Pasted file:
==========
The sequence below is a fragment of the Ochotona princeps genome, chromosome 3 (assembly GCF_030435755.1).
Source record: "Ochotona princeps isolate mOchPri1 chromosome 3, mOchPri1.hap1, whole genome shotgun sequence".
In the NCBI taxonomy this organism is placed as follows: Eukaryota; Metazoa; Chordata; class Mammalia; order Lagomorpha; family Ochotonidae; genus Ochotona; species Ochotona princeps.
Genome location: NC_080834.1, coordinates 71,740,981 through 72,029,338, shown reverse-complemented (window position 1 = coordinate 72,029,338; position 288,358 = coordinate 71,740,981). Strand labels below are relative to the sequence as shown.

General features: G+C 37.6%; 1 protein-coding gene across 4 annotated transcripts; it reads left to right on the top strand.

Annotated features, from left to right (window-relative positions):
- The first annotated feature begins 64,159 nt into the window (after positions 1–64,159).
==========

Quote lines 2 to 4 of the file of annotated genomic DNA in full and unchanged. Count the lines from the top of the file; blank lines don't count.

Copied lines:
Source record: "Ochotona princeps isolate mOchPri1 chromosome 3, mOchPri1.hap1, whole genome shotgun sequence".
In the NCBI taxonomy this organism is placed as follows: Eukaryota; Metazoa; Chordata; class Mammalia; order Lagomorpha; family Ochotonidae; genus Ochotona; species Ochotona princeps.
Genome location: NC_080834.1, coordinates 71,740,981 through 72,029,338, shown reverse-complemented (window position 1 = coordinate 72,029,338; position 288,358 = coordinate 71,740,981). Strand labels below are relative to the sequence as shown.